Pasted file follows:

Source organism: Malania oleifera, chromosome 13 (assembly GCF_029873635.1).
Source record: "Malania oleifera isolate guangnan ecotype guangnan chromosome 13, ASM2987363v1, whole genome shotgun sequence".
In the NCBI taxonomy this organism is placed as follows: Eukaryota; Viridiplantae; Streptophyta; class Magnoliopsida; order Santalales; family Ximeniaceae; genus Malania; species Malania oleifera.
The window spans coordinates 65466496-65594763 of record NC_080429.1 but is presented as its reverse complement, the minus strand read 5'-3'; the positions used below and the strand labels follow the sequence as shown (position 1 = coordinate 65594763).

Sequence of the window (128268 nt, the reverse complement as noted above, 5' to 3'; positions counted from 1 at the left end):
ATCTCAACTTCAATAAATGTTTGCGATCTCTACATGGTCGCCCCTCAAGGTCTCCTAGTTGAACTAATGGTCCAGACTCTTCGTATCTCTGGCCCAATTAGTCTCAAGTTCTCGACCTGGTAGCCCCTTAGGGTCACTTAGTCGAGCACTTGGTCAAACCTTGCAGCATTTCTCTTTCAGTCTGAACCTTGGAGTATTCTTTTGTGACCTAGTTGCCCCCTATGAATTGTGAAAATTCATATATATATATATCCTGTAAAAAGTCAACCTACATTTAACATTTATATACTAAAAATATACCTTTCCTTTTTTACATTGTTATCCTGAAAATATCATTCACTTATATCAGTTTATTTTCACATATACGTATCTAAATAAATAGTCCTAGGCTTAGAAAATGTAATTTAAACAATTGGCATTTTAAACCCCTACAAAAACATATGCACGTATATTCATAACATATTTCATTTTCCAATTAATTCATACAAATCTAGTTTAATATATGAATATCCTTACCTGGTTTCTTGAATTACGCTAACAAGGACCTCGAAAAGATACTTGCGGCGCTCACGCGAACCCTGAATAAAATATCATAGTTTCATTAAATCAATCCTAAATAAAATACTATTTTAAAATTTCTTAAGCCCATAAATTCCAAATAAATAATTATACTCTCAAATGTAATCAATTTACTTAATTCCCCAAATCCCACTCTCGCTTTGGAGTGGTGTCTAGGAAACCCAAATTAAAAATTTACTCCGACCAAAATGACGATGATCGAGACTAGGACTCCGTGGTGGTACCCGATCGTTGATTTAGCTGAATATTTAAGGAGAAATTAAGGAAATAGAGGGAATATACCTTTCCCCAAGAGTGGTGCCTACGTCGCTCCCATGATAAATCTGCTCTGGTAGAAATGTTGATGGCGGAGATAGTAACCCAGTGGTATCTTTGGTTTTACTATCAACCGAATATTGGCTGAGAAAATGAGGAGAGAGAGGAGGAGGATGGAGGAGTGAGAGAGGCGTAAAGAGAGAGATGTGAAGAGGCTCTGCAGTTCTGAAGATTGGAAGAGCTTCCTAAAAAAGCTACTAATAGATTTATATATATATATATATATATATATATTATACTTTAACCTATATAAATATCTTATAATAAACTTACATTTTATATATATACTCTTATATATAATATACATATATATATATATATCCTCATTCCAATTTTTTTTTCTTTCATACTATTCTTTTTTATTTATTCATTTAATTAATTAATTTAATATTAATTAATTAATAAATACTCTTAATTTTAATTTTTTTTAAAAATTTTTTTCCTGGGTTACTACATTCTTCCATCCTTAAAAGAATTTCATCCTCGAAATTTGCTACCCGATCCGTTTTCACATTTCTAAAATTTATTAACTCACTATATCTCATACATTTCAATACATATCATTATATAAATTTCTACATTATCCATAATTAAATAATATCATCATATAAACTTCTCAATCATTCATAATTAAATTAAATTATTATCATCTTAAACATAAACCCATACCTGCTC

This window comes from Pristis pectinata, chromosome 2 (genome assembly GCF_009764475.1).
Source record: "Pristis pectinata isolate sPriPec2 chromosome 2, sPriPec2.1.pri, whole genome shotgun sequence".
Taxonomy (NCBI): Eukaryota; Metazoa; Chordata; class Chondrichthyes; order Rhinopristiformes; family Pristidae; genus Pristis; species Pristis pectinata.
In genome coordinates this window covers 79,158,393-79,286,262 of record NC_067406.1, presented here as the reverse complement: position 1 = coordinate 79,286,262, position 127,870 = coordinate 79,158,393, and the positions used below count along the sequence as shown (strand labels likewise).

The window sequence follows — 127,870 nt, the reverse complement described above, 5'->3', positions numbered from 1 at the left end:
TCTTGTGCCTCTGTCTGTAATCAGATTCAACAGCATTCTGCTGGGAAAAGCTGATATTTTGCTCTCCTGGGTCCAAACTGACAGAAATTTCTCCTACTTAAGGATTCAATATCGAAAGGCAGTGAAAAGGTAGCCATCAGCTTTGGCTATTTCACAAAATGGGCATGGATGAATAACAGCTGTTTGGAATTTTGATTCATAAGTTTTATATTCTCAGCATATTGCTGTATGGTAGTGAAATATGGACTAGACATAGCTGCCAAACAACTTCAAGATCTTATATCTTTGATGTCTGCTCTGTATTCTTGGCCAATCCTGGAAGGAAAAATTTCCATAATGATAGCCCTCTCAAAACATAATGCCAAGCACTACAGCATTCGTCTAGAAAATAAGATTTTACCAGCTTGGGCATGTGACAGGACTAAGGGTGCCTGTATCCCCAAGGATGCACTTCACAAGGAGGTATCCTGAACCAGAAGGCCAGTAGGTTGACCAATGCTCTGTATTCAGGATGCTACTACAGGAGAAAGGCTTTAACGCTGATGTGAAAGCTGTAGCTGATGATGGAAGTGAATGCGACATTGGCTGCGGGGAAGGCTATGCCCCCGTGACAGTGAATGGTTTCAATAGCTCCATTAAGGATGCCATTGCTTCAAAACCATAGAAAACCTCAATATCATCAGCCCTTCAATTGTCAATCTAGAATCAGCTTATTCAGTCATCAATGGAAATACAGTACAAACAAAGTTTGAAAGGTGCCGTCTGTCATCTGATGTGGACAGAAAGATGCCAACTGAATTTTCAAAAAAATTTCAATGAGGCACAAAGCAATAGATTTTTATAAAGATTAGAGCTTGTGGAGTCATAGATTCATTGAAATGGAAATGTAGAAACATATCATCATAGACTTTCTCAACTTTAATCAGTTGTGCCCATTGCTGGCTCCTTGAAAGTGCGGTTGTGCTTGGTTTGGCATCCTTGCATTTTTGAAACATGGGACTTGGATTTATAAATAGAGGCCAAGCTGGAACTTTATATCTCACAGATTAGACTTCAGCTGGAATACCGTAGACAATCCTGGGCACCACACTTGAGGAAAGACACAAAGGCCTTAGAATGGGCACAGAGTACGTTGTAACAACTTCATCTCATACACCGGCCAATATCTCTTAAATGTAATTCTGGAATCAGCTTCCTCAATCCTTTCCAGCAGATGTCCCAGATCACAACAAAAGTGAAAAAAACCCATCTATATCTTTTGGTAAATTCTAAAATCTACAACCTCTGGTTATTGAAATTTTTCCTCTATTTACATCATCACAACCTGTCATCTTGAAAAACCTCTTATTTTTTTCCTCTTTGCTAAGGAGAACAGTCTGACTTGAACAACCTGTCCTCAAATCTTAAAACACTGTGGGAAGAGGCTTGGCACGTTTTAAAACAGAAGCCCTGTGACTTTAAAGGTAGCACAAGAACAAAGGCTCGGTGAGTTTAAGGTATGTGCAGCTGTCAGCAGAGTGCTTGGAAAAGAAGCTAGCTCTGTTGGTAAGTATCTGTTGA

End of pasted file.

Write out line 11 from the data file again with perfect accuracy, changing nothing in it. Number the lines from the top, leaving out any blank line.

The window sequence follows — 127,870 nt, the reverse complement described above, 5'->3', positions numbered from 1 at the left end: